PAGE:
How much time do you spend on email each day? It’s a question that gives a lot of businesses pause, since they have to comb through tons of messages that take up time from other tasks. The email clients and workflows we use every day have been remade many times over with the goal of making email less of a pain to manage. But all the same, a lot of us still struggle to stay on top of our inboxes, with big red unread badges or icons showing eye-popping numbers.
Right now, how we use email in the office doesn’t really match how we live outside the workplace. At home we are on social media for hours, with tons of filtered information – as well as, crucially, precise search tools to make sense of it all – at our fingertips. We have a lot of control over what we think is important and what we can engage with, since, after all, we pick who we follow on Twitter, what websites we visit and so on.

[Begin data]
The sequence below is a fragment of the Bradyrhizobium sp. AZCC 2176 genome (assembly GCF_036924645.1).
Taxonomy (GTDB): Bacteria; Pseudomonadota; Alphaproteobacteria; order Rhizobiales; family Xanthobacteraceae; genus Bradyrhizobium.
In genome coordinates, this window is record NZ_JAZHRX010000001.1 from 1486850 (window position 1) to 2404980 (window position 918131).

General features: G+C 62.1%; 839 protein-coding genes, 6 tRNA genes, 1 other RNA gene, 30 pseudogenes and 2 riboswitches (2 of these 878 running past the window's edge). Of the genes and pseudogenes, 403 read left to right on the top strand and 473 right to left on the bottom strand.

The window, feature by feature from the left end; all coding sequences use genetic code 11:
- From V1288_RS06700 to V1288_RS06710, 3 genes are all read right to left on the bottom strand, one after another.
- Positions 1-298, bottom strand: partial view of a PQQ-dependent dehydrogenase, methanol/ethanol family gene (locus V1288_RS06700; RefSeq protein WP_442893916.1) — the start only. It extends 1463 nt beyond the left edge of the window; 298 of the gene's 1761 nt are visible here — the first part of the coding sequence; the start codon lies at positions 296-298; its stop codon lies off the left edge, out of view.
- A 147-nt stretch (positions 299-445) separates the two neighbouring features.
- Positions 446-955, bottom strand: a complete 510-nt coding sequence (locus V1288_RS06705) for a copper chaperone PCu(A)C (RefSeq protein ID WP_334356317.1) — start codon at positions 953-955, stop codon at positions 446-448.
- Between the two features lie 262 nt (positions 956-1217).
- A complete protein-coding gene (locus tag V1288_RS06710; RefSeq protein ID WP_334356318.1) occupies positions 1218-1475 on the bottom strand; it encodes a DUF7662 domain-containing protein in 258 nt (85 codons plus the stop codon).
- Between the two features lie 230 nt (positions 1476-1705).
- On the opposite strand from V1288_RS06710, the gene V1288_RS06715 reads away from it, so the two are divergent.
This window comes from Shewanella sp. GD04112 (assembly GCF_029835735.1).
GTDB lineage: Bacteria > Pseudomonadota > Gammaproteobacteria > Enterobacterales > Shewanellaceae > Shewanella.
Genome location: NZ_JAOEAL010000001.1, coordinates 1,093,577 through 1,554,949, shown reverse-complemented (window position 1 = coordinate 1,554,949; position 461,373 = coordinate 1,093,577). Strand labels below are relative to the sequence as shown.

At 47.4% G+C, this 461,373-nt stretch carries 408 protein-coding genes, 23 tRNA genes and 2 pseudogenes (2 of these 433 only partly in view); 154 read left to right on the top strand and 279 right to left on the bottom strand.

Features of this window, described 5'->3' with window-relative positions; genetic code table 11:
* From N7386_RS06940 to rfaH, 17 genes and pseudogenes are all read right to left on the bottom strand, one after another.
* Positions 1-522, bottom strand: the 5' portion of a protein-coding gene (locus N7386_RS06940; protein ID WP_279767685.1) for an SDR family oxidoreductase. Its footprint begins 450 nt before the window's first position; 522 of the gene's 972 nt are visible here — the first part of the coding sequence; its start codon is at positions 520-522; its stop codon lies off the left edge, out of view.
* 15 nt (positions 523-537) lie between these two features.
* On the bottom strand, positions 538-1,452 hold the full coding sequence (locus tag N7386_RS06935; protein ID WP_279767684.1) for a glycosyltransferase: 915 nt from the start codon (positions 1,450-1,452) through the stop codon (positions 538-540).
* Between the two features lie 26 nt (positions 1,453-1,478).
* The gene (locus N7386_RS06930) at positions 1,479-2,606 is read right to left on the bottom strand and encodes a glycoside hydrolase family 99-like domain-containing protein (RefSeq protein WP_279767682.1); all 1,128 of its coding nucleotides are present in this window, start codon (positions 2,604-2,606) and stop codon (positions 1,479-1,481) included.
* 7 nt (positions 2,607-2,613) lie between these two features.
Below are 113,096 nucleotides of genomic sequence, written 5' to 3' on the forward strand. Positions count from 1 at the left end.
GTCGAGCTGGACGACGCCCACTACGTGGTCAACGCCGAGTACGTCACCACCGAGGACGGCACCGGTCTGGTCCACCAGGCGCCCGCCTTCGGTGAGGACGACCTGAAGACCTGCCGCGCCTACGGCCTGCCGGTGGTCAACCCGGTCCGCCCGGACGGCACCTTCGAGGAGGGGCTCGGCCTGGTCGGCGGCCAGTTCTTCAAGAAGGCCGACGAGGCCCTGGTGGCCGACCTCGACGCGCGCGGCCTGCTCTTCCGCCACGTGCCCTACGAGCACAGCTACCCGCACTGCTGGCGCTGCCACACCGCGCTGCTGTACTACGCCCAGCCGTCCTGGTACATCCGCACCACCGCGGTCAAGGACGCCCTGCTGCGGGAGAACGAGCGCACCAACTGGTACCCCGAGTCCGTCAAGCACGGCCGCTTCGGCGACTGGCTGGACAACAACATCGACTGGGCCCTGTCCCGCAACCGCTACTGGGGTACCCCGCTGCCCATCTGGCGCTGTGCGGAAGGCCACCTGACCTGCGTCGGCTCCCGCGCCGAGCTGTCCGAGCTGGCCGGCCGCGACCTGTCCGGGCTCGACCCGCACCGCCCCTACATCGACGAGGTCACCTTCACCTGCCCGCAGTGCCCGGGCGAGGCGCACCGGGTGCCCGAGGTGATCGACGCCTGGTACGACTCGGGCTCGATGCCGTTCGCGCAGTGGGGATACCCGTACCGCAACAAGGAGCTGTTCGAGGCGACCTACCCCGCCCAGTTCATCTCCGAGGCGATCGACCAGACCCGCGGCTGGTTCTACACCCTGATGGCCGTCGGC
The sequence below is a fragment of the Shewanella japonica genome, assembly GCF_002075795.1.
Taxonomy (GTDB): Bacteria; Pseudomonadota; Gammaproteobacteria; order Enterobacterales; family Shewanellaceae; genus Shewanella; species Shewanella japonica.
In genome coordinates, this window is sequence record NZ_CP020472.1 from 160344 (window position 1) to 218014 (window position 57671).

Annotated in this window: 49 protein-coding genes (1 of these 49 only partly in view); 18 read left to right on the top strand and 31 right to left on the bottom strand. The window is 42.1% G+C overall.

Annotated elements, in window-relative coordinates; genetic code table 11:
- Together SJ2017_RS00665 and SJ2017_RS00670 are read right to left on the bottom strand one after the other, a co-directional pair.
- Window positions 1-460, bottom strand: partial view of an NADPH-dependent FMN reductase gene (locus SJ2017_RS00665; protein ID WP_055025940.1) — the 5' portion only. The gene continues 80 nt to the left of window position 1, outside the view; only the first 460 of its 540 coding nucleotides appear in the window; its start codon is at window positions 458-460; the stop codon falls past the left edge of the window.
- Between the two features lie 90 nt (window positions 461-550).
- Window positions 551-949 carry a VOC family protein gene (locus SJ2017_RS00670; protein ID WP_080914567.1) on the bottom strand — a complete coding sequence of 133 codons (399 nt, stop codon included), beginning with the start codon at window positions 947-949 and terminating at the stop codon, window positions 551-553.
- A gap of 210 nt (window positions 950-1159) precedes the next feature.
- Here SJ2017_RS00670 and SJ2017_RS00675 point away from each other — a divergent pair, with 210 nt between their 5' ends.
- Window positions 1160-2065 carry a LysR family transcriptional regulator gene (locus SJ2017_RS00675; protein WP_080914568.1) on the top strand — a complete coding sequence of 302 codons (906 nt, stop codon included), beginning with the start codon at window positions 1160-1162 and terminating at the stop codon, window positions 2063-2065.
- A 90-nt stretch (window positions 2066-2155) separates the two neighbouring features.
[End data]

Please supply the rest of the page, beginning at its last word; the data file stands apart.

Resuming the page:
Email is just one part of our information stream, but one that still has special importance. Just think of how many notifications about photos being liked, calendar invites being updated and reservations being finalized or canceled come in all the time. To use another metaphor, email is sort of the hub of a very busy personal and professional communications network. For a small business, it’s where everything happens, from customer inquiries to banter between staff.
For all of its benefits, though, email’s a major burden for business owners. How can all of these items be dealt with in a way that lets you get the big picture and see what’s important, without getting sidetracked by unimportant data (like all of those multi-reply threads that go on forever)? After all, you can’t effectively brand your business if you’re bogged down by your inbox. It should help, not hinder.